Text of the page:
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Marine Communications

Marine Communications. Safety at Sea Seminar. Your Host – A.J. ‘Doc’ Holub. Licensed Radio Officer, U.S. Merchant Marine (ret) Commercial Radiotelegraph Operator License Commercial Radiotelephone Operator License GMDSS Operator/Maintainer License Amateur Radio License, Extra Class

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Marine Communications

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  1. Marine Communications Safety at Sea Seminar

  2. Your Host – A.J. ‘Doc’ Holub Licensed Radio Officer, U.S. Merchant Marine (ret) Commercial Radiotelegraph Operator License Commercial Radiotelephone Operator License GMDSS Operator/Maintainer License Amateur Radio License, Extra Class Instructor, Marine Electrical Systems, Sailing Academy, Orange Coast College

  3. Why Do We Want to Communicate?

  4. What Types of Communications? • Emergency • Personal • Business

  5. ISAF Required Equipment VHF radio VHF hand held SSB transceiver or satellite phone

  6. Suggestions Before You Depart Locate communications equipment Find out how to activate Determine if there is a communications protocol Be prepared for an emergency

  7. If You Have Iridium Satellite Phone Iridium does not have Operator Assistance. Before departing, program into your Iridium critical telephone numbers: Coast Guard station at point of departure; Coast Guard in any intermediate points; Coast Guard at destination point; medical assistance numbers if you have assistance contracts; other medical emergency numbers you might require.

  8. A Few Other Words Before We Start On February 1, 1999 all merchant vessels worldwide were required to have GMDSS (Global Marine Distress Safety System) installed aboard. This system Automatically monitors VHF DSC (Digital Selective Calling) channel 70 plus high frequency DSC channels. Many private vessels also have installed at least VHF DSC equipped radios. This is important in case of emergency

  9. GMDSS Continued: • You must register your vessel and receive a free MMSI (Maritime Mobile Service Identifier) number. • Register on-line at Boat US or FCC. • Follow setup instructions for your DSC VHF. • More information later in this presentation.

  10. These Vessels can be Your Friends in Case of Emergency

  11. Let’s Talk Emergencies MAYDAY MAYDAY MAYDAY… Life, limb or ship in imminent danger. PAN PAN PAN… Houston, I’ve got a problem. SECURITE SECURITE SECURITE… Anyone around me, I’m going to do something.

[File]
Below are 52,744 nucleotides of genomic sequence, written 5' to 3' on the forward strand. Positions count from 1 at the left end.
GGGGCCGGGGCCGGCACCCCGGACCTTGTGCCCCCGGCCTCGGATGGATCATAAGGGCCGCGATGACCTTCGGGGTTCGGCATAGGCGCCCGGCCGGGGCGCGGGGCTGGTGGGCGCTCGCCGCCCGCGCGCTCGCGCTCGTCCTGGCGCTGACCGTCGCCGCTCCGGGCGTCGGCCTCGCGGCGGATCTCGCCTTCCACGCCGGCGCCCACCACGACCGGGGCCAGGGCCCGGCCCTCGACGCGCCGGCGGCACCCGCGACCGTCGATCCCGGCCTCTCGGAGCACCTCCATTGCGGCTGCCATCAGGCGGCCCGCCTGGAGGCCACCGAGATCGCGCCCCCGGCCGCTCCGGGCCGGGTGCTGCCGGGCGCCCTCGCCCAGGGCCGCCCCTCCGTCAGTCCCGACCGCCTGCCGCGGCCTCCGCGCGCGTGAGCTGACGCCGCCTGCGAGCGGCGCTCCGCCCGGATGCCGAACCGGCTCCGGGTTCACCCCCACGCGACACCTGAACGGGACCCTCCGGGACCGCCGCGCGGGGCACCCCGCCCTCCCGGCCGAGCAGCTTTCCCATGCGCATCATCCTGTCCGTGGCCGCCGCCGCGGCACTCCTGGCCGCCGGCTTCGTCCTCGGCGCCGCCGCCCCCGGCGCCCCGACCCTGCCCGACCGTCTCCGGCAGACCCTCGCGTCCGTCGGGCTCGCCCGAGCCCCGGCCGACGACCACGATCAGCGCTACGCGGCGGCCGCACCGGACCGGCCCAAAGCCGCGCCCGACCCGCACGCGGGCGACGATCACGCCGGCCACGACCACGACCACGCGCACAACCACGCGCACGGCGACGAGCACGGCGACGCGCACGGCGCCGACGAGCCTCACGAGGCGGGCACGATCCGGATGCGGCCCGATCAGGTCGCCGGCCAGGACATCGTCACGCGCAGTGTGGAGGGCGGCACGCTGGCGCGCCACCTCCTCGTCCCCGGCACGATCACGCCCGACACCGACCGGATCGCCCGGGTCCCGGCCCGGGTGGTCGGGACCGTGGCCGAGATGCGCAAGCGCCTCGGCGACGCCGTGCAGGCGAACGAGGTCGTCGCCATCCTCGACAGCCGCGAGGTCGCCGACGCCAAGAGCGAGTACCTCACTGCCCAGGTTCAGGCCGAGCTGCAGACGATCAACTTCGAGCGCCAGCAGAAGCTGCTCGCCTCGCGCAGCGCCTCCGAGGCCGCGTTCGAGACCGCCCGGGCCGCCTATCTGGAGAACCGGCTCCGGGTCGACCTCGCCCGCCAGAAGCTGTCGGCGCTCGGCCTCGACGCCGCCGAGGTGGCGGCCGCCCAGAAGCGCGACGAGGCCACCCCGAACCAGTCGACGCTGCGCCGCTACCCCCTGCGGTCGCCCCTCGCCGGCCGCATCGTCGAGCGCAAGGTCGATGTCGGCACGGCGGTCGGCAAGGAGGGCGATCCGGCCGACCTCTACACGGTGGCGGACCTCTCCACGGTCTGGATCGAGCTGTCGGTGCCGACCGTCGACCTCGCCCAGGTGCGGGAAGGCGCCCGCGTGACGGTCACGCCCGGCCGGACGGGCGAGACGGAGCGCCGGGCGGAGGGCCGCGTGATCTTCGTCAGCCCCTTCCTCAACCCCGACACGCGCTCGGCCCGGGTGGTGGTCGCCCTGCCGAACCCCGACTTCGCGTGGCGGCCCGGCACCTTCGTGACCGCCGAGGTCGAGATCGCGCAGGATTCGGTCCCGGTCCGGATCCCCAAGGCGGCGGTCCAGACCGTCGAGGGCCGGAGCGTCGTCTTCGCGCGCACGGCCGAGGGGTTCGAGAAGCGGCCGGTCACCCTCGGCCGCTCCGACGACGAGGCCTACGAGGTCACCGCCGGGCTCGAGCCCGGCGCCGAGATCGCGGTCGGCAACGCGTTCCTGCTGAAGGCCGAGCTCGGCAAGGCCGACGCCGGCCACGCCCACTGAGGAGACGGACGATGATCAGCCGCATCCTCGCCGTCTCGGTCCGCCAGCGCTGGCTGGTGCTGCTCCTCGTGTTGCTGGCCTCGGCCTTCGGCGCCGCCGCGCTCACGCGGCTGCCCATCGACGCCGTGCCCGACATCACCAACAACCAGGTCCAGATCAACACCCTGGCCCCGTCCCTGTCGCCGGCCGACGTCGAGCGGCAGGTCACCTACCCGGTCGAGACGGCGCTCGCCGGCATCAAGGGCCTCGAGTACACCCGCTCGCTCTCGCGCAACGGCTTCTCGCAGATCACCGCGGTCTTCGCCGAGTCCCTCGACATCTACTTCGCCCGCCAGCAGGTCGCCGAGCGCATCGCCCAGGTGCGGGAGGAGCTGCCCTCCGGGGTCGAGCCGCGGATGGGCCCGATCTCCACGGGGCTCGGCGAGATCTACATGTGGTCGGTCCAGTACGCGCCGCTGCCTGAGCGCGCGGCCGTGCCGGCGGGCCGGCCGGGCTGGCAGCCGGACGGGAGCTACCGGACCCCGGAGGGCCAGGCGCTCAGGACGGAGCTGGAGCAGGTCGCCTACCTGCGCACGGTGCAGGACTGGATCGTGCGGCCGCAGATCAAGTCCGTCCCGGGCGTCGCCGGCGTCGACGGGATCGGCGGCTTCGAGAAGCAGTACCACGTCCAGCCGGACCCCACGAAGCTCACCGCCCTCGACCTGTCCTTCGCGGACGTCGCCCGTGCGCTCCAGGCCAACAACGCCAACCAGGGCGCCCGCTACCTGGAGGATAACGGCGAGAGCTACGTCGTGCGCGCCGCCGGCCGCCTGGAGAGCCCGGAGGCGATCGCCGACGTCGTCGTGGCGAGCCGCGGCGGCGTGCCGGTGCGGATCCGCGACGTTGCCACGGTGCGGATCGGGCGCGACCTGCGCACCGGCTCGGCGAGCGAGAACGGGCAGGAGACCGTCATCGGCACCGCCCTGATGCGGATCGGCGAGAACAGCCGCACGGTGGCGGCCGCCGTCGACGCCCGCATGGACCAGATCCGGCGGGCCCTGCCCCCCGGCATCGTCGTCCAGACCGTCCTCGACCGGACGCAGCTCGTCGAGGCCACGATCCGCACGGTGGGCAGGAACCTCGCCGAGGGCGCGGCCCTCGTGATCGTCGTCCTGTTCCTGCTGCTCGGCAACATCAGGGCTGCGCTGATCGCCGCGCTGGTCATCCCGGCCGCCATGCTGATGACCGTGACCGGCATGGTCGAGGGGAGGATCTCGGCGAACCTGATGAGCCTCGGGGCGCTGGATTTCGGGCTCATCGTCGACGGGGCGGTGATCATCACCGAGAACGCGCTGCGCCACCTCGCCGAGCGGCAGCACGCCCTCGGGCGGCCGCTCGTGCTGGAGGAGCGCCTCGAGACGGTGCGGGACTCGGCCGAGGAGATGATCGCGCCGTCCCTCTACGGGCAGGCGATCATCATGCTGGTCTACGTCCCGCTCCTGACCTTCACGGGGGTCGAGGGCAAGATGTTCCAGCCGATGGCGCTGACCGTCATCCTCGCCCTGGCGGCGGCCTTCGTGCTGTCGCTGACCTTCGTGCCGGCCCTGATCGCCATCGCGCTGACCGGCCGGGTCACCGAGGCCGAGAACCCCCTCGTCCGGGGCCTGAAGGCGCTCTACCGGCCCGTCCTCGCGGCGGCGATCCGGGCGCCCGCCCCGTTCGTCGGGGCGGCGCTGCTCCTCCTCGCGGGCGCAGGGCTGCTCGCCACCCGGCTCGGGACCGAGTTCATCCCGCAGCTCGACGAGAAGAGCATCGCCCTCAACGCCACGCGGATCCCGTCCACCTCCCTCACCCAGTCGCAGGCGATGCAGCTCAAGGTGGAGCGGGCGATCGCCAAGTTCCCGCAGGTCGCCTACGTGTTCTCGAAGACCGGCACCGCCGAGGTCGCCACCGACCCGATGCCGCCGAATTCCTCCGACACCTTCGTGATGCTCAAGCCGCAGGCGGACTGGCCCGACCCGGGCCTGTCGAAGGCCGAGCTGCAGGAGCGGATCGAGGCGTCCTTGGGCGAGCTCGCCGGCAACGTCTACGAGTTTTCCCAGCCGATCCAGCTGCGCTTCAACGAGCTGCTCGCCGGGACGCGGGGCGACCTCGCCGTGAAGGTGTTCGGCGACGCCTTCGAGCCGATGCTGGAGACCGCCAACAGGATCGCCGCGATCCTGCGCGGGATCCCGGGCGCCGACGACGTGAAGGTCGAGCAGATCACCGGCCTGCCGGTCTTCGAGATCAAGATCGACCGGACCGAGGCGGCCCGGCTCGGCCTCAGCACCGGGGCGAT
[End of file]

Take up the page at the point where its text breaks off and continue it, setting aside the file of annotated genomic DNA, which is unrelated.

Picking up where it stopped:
12. Communications Options VHF….. Close by SSB/HAM….. World wide (maybe) SATELLITE….. World wide, instant

  13. O.K., We Have a Medical Emergency • It’s 0300 and there is a medical emergency on board. • If in race, and doctor close by, try VHF. • Otherwise, Iridium or other satellite telephone. • Be able to describe the problem. • Follow their advice.

  14. Ship Emergency – Imminent Disaster • If you think there is help nearby, initiate VHF DSC call (press the red button). It should wake up the watch at the other end. Standby on Channel 16. • If no reply, pick up microphone and call Mayday on Channel 16. • If still no reply, use Iridium or use EPIRB.

  15. How Do You Broadcast a VHF Mayday? Set your vhf radio to Channel 16. “Mayday, Mayday, Mayday” “This is the sailing vessel Morning Light, Morning Light, Morning Light” “Any vessel, please answer channel one-six” (Listen for answer, repeat if necessary – but not too long) (Watch your adrenalin!)

  16. When/If You Receive an Answer “Vessel Name” (answering vessel) “Mayday, Mayday, Mayday” “This is the sailing vessel Morning Light, Morning Light, Morning Light” “We are taking on water and we’re unable to stop it.” “We are located at 24 degrees 15 point 45 minutes north, 151 degrees 56 point 80 minutes west.” “Morning Light is a 52 foot sailboat with a tan deck and blue hull.” “There are 15 persons on board. We have an EPIRB and three life rafts.” “This is the sailing vessel Morning Light, standing by on Channel one-six.”

  17. If You Acknowledge a Mayday Call • Listen carefully to see if other vessels answer. Do not cause interference. If no other vessel answers: • Acknowledge that you are prepared to render assistance. • If unable to render assistance, be prepared to relay information to other vessels or appropriate authorities. • Relay this information to the Mayday calling vessel. • You temporarily are in charge of the situation until you are able to pass it off to another vessel or authority. • You may be the relay vessel until assistance arrives.

  18. Satellite GMDSS Procedure • If you have not received an answer on your VHF calls: • If you are equipped with a satellite GMDSS certified system (Inmarsat C), activate the red button. • Stand by for answer.

  19. If No GMDSS Response • GMDSS satellite system is worldwide but it could be possible that you do not receive a response because your own equipment is inoperative. • If you have an Iridium telephone, call preprogrammed emergency numbers (USCG, etc) • Activate your 406 mhz EPIRB, hopefully equipped with GPS. • Wait patiently.

  20. Enough Emergencies Already… On to Part Two:

  21. Routine Personal Communications • We’ve been out for a week and I want to let my family know our location and condition. • I want to check in with the daily ham radio network and give location, weather and condition. • I just want to yack with other sailors. • I want to check in to a ship-to-ship network.